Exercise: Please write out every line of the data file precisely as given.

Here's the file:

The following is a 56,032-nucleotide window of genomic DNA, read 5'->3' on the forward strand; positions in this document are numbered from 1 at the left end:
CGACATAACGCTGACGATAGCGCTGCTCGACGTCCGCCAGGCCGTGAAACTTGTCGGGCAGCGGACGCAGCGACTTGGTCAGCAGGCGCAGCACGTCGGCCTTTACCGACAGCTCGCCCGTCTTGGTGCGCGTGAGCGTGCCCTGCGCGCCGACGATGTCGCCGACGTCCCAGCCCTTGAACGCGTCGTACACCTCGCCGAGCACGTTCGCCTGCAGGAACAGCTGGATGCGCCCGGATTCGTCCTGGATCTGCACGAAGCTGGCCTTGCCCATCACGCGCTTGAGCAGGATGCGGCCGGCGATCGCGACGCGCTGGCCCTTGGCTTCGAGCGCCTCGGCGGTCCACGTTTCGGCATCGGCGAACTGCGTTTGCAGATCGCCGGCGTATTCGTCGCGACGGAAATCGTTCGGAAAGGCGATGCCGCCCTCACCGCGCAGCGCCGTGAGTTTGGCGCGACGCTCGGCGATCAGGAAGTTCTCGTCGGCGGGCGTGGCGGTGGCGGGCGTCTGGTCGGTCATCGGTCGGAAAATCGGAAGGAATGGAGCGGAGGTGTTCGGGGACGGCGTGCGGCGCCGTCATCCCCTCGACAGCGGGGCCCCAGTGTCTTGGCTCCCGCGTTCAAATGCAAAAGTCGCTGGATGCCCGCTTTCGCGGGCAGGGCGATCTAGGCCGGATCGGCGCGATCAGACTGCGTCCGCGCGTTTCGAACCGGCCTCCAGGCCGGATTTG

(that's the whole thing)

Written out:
The following is a 56,032-nucleotide window of genomic DNA, read 5'->3' on the forward strand; positions in this document are numbered from 1 at the left end:
CGACATAACGCTGACGATAGCGCTGCTCGACGTCCGCCAGGCCGTGAAACTTGTCGGGCAGCGGACGCAGCGACTTGGTCAGCAGGCGCAGCACGTCGGCCTTTACCGACAGCTCGCCCGTCTTGGTGCGCGTGAGCGTGCCCTGCGCGCCGACGATGTCGCCGACGTCCCAGCCCTTGAACGCGTCGTACACCTCGCCGAGCACGTTCGCCTGCAGGAACAGCTGGATGCGCCCGGATTCGTCCTGGATCTGCACGAAGCTGGCCTTGCCCATCACGCGCTTGAGCAGGATGCGGCCGGCGATCGCGACGCGCTGGCCCTTGGCTTCGAGCGCCTCGGCGGTCCACGTTTCGGCATCGGCGAACTGCGTTTGCAGATCGCCGGCGTATTCGTCGCGACGGAAATCGTTCGGAAAGGCGATGCCGCCCTCACCGCGCAGCGCCGTGAGTTTGGCGCGACGCTCGGCGATCAGGAAGTTCTCGTCGGCGGGCGTGGCGGTGGCGGGCGTCTGGTCGGTCATCGGTCGGAAAATCGGAAGGAATGGAGCGGAGGTGTTCGGGGACGGCGTGCGGCGCCGTCATCCCCTCGACAGCGGGGCCCCAGTGTCTTGGCTCCCGCGTTCAAATGCAAAAGTCGCTGGATGCCCGCTTTCGCGGGCAGGGCGATCTAGGCCGGATCGGCGCGATCAGACTGCGTCCGCGCGTTTCGAACCGGCCTCCAGGCCGGATTTG